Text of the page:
ANALYSIS: Debt crisis exposes flaws in Kurdistan's economy
ERBIL, Iraq - The Kurdish Region of Iraq, long the darling of the international community as a result of its success in keeping the Islamic State (IS) group at bay and absorbing well over a million people displaced by the war, is in crisis.
While things are still going well on the battlefield, where the Kurds occasionally bite chunks of territory out of the self-proclaimed caliphate, the Kurdish Regional Government (KRG) is flat-out broke.
Salaries for public sector employees – including fighters holding the front line – are four months in arrears and have now been slashed. By its own account, the government is $16bn in debt.
This matters a great deal not only because the Peshmerga, as the Kurdish militias are known, are increasingly losing the will to fight, but because in Kurdistan almost everyone works for the government.
The Kurds have been lamenting their ill fortune, calling for international help to sustain their war effort and the cost of hosting 1.4 million displaced Iraqis and Syrian refugees.
The KRG hasn’t disclosed publicly how much money it wants, but have pointed to a February 2015 World Bank report that puts the costs of the refugee crisis at $1.4bn.
"It is the time for the international community and Iraqi government to come forward and shoulder their part of the humanitarian responsibilities by providing direct financial assistance to enable KRG to at least prevent the region from imminent collapse," reads a report released by the Ministry of Interior in January.
But critics argue that there is little acknowledgement of the self-inflicted problems plaguing the Kurdish economy and the role the KRG has played in bringing about its own fiscal plight.
"The KRG is responsible for the fiscal crisis; its economic policy has been a failure," says Sarkawt Shamsulddin, co-founder of the Kurdistan Policy Foundation.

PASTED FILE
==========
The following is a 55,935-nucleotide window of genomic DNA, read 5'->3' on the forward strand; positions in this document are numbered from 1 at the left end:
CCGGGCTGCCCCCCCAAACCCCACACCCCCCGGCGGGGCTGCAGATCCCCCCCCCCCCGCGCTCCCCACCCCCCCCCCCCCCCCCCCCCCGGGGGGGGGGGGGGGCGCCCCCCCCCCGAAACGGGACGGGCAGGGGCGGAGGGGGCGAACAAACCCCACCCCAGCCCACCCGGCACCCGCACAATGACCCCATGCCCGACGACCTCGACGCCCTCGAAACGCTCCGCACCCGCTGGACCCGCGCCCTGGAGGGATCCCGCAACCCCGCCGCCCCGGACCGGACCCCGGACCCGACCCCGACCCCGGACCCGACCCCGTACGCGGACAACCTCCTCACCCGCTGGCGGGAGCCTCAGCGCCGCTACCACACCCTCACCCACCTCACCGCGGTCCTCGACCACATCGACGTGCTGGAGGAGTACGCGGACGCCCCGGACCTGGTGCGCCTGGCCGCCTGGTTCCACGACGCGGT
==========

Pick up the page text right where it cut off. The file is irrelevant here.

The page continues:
Compared to its obligations, the burden placed on the KRG by war and displacement is small.
The cost of running the war against IS, according to KRG spokesman Safeen Dizayee, amounts to roughly $100mn a year, in addition to the $1.4bn quoted by the World Bank that the KRG is paying out to cover humanitarian activities.
These figures put the total cost of the war and its humanitarian fallout at around $1.5bn a year, or about $125mn a month.
This outlay is compensated slightly by the thousands of displaced Iraqis that spend their Iraqi government salaries on housing and sustenance in Kurdistan, the local jobs created by the numerous foreign NGOs that work here, and the generous spending by its expat employees.
It is also a fraction of the debts owed by the KRG, not counting the salaries it still owes its employees.
Much of the fiscal mess is down to the ongoing dispute over Kurdistan's oil and the economy's dependence on hydrocarbon revenue.
Were the autonomous Kurdish region to fulfil its ambitions to cede from Iraq, it would be the very definition of a petro-state.
By its own account, 90 percent of government income is derived from oil sales, leaving the KRG exposed to the vagaries of the energy markets.
This over-reliance has left the government brutally exposed to the drop in oil prices, which have been heading south ever since Saudi Arabia decided to take on US shale oil producers in 2014. Over the past nine months, prices have declined further, and now hover around $34 a barrel.
The oil conundrum
The problem is compounded by politics. Ever since the Kurds kicked off an oil boom by signing the first contracts with international oil companies directly in 2007, the KRG and the central government has been at each other’s throats.
Baghdad rightly fears that an independent oil sector boosts the prospects of Kurdistan breaking away from Iraq and deprived the region of its share of the national budget for most of 2014.
As a result, the Kurds began selling oil independently of the central government, but Baghdad was successful in limiting this by threatening buyers with legal action.
An agreement to reinstate budget payments by Baghdad in exchange for Kurdish oil being sold via the state marketing company fell apart in 2015 and the KRG has since resumed its independent exports.